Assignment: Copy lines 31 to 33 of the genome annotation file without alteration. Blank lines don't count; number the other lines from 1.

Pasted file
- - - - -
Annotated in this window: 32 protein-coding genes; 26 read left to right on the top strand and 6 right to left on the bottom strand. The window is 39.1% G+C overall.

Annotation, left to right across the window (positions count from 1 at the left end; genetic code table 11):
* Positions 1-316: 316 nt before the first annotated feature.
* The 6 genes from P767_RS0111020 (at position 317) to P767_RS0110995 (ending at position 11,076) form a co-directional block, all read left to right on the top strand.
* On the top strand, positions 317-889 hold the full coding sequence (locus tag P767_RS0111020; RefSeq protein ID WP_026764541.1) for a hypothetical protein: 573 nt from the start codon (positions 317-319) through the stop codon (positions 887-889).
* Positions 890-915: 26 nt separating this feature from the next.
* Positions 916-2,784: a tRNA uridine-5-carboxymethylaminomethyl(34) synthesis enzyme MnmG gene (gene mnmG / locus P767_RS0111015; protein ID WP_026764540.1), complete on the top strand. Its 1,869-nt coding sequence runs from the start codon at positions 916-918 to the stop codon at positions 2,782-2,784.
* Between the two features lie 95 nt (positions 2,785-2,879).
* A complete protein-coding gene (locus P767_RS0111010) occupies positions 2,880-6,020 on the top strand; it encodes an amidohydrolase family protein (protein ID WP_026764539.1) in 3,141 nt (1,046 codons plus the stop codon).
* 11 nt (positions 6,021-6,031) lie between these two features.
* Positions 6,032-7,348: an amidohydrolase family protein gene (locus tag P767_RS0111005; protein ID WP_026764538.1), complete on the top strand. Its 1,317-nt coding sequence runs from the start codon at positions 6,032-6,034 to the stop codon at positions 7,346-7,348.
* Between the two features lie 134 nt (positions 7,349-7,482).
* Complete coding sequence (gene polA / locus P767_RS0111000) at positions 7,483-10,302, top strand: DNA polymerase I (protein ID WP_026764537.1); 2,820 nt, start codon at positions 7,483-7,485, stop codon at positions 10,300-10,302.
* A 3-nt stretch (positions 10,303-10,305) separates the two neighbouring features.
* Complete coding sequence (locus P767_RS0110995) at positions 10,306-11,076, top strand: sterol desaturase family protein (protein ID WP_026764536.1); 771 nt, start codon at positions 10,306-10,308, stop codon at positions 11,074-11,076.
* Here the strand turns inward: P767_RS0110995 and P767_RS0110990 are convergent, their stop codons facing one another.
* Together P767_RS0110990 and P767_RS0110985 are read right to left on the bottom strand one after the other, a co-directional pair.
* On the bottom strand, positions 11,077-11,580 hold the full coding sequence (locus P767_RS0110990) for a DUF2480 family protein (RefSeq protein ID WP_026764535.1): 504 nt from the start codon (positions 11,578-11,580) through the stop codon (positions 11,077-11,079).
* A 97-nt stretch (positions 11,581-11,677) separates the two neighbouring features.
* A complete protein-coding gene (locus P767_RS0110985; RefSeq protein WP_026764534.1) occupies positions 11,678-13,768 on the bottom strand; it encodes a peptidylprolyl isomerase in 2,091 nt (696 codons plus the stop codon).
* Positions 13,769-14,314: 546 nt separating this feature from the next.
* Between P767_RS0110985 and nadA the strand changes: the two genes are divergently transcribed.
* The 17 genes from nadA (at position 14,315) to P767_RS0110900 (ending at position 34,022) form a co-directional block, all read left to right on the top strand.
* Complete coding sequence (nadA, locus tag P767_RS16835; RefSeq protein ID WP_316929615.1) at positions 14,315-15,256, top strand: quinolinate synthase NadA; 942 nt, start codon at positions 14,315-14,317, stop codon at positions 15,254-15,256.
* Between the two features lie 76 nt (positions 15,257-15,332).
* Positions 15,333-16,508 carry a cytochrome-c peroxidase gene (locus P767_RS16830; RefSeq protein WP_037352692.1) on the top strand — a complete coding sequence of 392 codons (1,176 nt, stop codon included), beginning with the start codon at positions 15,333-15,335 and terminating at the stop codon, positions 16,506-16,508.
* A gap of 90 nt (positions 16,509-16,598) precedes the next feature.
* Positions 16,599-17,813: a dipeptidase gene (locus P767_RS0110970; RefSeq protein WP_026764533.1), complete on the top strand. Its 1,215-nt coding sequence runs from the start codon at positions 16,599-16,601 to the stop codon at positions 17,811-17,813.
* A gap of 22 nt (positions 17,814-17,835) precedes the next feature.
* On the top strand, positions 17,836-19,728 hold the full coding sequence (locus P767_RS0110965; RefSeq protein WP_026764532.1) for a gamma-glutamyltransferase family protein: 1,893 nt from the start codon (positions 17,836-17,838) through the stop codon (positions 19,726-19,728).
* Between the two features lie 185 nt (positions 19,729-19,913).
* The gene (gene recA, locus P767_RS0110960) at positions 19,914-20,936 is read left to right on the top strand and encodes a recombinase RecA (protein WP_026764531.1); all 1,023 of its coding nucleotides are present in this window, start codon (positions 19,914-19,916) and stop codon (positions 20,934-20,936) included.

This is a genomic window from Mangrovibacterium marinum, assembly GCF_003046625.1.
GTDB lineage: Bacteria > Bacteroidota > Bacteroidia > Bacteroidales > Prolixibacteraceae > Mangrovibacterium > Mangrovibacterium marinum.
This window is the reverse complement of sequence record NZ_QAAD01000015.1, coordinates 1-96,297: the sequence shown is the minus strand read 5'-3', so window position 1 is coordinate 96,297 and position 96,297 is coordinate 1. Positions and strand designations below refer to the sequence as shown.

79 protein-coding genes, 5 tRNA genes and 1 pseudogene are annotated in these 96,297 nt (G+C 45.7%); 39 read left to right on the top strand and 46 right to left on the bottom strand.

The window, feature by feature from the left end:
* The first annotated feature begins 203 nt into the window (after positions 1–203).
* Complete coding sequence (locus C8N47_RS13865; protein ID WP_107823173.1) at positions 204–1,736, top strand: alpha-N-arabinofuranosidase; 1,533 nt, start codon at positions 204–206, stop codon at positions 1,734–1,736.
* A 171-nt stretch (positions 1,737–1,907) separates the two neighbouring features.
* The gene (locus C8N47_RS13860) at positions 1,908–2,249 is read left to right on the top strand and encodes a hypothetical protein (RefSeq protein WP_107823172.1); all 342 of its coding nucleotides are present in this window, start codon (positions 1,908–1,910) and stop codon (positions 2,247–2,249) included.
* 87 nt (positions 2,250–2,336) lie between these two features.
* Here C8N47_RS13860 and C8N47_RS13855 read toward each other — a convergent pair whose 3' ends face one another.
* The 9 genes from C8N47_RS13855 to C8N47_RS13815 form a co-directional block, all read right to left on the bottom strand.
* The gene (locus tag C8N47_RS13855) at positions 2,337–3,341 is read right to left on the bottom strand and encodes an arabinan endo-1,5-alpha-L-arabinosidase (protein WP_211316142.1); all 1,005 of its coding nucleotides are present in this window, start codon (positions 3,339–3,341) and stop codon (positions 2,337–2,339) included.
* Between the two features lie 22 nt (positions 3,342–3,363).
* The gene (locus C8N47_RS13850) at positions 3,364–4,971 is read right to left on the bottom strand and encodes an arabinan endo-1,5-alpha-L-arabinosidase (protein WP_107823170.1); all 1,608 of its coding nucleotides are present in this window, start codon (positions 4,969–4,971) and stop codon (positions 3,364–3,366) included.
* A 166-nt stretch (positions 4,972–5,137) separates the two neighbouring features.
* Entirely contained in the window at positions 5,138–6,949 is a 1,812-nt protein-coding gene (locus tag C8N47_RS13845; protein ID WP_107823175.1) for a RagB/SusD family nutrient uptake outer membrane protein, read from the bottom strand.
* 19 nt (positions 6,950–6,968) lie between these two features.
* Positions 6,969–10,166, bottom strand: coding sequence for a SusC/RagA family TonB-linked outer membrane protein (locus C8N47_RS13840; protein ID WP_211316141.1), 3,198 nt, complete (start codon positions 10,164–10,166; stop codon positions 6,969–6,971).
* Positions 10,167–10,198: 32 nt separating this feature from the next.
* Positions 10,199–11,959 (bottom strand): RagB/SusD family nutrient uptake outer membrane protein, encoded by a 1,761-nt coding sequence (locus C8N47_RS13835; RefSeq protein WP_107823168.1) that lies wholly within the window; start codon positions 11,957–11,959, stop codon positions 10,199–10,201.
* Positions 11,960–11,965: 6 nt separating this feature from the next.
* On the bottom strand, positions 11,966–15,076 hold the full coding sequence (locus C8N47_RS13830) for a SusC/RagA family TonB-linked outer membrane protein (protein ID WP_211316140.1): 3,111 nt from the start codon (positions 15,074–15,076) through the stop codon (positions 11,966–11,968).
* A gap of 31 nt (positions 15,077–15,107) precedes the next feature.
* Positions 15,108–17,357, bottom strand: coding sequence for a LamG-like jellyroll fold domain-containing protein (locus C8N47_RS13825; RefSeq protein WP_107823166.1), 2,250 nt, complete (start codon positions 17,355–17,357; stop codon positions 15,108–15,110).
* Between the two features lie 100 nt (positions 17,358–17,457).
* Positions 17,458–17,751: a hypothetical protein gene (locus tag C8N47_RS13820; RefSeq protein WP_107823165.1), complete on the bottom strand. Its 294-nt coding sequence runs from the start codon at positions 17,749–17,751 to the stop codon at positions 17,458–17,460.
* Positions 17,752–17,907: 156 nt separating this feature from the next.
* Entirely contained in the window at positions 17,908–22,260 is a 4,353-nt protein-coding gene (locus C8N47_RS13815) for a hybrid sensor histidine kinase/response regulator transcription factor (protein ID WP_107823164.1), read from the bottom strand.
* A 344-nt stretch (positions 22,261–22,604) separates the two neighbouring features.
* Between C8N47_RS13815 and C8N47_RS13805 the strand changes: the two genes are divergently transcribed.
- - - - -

* Between the two features lie 185 nt (positions 19,729-19,913).
* The gene (gene recA, locus P767_RS0110960) at positions 19,914-20,936 is read left to right on the top strand and encodes a recombinase RecA (protein WP_026764531.1); all 1,023 of its coding nucleotides are present in this window, start codon (positions 19,914-19,916) and stop codon (positions 20,934-20,936) included.

This is a genomic window from Mangrovibacterium marinum, assembly GCF_003046625.1.